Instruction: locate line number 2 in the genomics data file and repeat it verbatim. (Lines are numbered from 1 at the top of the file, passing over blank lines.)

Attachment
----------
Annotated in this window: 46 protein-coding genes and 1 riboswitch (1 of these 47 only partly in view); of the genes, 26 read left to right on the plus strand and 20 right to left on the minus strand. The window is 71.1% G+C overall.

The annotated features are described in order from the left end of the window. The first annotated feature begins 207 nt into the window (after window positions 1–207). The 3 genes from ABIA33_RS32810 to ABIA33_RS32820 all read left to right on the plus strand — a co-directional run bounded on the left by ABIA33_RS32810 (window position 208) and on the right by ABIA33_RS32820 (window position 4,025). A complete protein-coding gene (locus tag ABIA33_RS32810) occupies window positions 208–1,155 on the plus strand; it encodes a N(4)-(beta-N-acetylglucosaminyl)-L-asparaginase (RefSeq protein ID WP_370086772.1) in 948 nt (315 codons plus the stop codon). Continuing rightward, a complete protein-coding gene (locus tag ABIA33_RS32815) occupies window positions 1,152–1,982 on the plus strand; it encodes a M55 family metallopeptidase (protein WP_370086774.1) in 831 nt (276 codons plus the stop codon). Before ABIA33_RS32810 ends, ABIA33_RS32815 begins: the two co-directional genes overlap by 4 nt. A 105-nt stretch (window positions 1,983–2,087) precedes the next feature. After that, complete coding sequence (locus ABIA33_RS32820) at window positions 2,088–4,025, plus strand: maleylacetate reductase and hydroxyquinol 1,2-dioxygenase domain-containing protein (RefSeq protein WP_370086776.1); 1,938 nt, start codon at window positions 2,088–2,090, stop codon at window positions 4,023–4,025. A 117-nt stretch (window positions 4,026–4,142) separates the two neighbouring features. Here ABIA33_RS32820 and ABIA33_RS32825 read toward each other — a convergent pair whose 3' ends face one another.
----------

The annotated features are described in order from the left end of the window. The first annotated feature begins 207 nt into the window (after window positions 1–207). The 3 genes from ABIA33_RS32810 to ABIA33_RS32820 all read left to right on the plus strand — a co-directional run bounded on the left by ABIA33_RS32810 (window position 208) and on the right by ABIA33_RS32820 (window position 4,025). A complete protein-coding gene (locus tag ABIA33_RS32810) occupies window positions 208–1,155 on the plus strand; it encodes a N(4)-(beta-N-acetylglucosaminyl)-L-asparaginase (RefSeq protein ID WP_370086772.1) in 948 nt (315 codons plus the stop codon). Continuing rightward, a complete protein-coding gene (locus tag ABIA33_RS32815) occupies window positions 1,152–1,982 on the plus strand; it encodes a M55 family metallopeptidase (protein WP_370086774.1) in 831 nt (276 codons plus the stop codon). Before ABIA33_RS32810 ends, ABIA33_RS32815 begins: the two co-directional genes overlap by 4 nt. A 105-nt stretch (window positions 1,983–2,087) precedes the next feature. After that, complete coding sequence (locus ABIA33_RS32820) at window positions 2,088–4,025, plus strand: maleylacetate reductase and hydroxyquinol 1,2-dioxygenase domain-containing protein (RefSeq protein WP_370086776.1); 1,938 nt, start codon at window positions 2,088–2,090, stop codon at window positions 4,023–4,025. A 117-nt stretch (window positions 4,026–4,142) separates the two neighbouring features. Here ABIA33_RS32820 and ABIA33_RS32825 read toward each other — a convergent pair whose 3' ends face one another.